Liaoning carrier crew explain how they perfected onboard operations from scratch

By Guo Yuandan Source:Global Times Published: 2016/11/15 18:28:39

After thousands of tests and training missions, China's first aircraft carrier, the Liaoning, is combat ready. A Global Times reporter recently visited the carrier, to find out how its crew members are selected and what roles they perform. After four years, the crew of the Liaoning went from knowing virtually nothing about the vessel to achieving an astonishing series of firsts.

Fighter planes sit on the deck of the Liaoning aircraft carrier. Photo: Zhang Kai

Fighter planes sit on the deck of the Liaoning aircraft carrier. Photo: Zhang Kai

Fighter planes sit on the deck of the Liaoning aircraft carrier. Photo: Zhang Kai

Fighter planes sit on the deck of the Liaoning aircraft carrier. Photo: Zhang Kai

For an outsider, seeing the Liaoning, with a displacement of more than 60,000 tons, appear from out of the darkness is a truly stunning sight.

Before boarding the Liaoning, passengers first have to pass security checks and surrender their cell phones and lighters. A guide then leads visitors onto the carrier.

Compared with minesweepers with a displacement of a few hundred tons, or destroyers and frigates with a displacement of thousands of tons, the deck of the Liaoning is broader than a football field.

Aside from domestic visitors, experts including American military officers have already taken a close look at the carrier.

According to media reports, three US senior officers and military commanders including the 24th Secretary of Defense Chuck Hagel, the 30th and the 31st Chiefs of Naval Operations Admiral Jonathan W. Greenert and Admiral John M. Richardson, set foot on the vessel during their visits to China.

Zhang Junshe, a senior researcher at the PLA Naval Military Studies Research Institute, believes that strengthening the Chinese and American military relationship will be good for minimizing conflicts and maintaining peace.

"We negotiate on what to show and what not to show during visits, usually the guest makes requests and respects the host's decision," Zhang told the Global Times. Both sides negotiate in advance about what military facilities or weapon equipment they will share.

The Liaoning launches a missile. Photo: Zhang Kai

The Liaoning launches a missile. Photo: Zhang Kai

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The Liaoning up close
 

Aircraft carriers are a brand new business in China. In just a few years' time, the navy has developed a whole management system and is able to manage thousands of people's lives and training in an orderly manner, which wowed their American counterparts.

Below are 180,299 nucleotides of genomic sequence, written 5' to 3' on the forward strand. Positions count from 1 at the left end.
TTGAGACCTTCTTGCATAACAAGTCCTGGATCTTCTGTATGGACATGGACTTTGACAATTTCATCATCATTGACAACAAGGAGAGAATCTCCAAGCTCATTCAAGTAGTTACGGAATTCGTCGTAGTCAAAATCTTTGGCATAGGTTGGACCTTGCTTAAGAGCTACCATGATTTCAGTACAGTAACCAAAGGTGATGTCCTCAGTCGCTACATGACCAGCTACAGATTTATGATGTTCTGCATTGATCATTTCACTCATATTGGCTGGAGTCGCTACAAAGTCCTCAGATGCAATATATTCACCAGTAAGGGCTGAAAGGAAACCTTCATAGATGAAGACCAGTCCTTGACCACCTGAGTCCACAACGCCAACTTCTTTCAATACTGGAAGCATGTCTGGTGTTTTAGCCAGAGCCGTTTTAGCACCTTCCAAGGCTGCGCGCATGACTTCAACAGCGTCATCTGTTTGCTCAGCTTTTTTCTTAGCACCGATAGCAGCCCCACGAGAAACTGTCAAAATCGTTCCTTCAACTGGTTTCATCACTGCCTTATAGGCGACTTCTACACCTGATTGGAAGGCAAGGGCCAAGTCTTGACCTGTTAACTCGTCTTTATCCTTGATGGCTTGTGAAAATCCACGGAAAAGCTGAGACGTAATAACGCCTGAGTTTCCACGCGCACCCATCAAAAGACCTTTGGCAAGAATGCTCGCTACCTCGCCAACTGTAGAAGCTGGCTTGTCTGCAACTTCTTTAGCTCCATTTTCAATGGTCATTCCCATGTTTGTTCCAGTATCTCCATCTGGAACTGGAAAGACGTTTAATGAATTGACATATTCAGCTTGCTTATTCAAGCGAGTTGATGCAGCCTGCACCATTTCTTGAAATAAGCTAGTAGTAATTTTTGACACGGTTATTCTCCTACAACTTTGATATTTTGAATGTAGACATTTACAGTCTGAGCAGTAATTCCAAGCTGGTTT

The orderly management can be seen in the details. Unlike destroyers and frigates, the Liaoning has lookouts at the entrance of the ladders to crew quarters. There is also a card reader, and crew members need to swipe their card when they leave and return to the Liaoning.

This is the crew members' "ID card" and it hangs on their chests. Their photo, name and department are all included on the card.

There is also a horizontal stripe made up of different colors and letters. The colors represent different departments and the letters represent the cabins they are allowed to enter. The department of aviation security is only entitled to visit two cabins for example.

On card of Li Dongyou, the political commissar of the Liaoning, there are eight colors and letters, which mean that he has an all-access-pass on the carrier. There is an inspection department supervising the enforcement of this rule.

In the mess hall, LED screens show rolling text of the working schedule and reminders for the day. In the place where the sailors return their plates, there are rules about leftovers, recyclables and nonrecyclables. Crew members have to fold their milk cartons flat before throwing them away.

There are more than 1,000 non-commissioned officers (NCOs) on the Liaoning. Among them, there are 42 senior NCOs, whose average age is 40 and they have all served in the military for more than 20 years.

"Senior non-commissioned officers are the hardcore. Their ability to use and maintain the equipment is irreplaceable and this is where our confidence lies," Li Dongyou told the Global Times.

There are more than 20,000 pieces of equipment on the Liaoning. The operation and maintenance manuals are all newly edited by the most experienced troops of the aircraft carrier force.

Zhang told the Global Times that the non-commissioned officer system is important in accelerating the military's construction and consolidating combat effectiveness. 
Huang Aijian (second from right), an officer with the electrical and mechanical squadron on the carrier, is on duty with his subordinates. Photo: Zhang Kai

Huang Aijian (second from right), an officer with the electrical and mechanical squadron on the carrier, is on duty with his subordinates. Photo: Zhang Kai

Getting on the carrier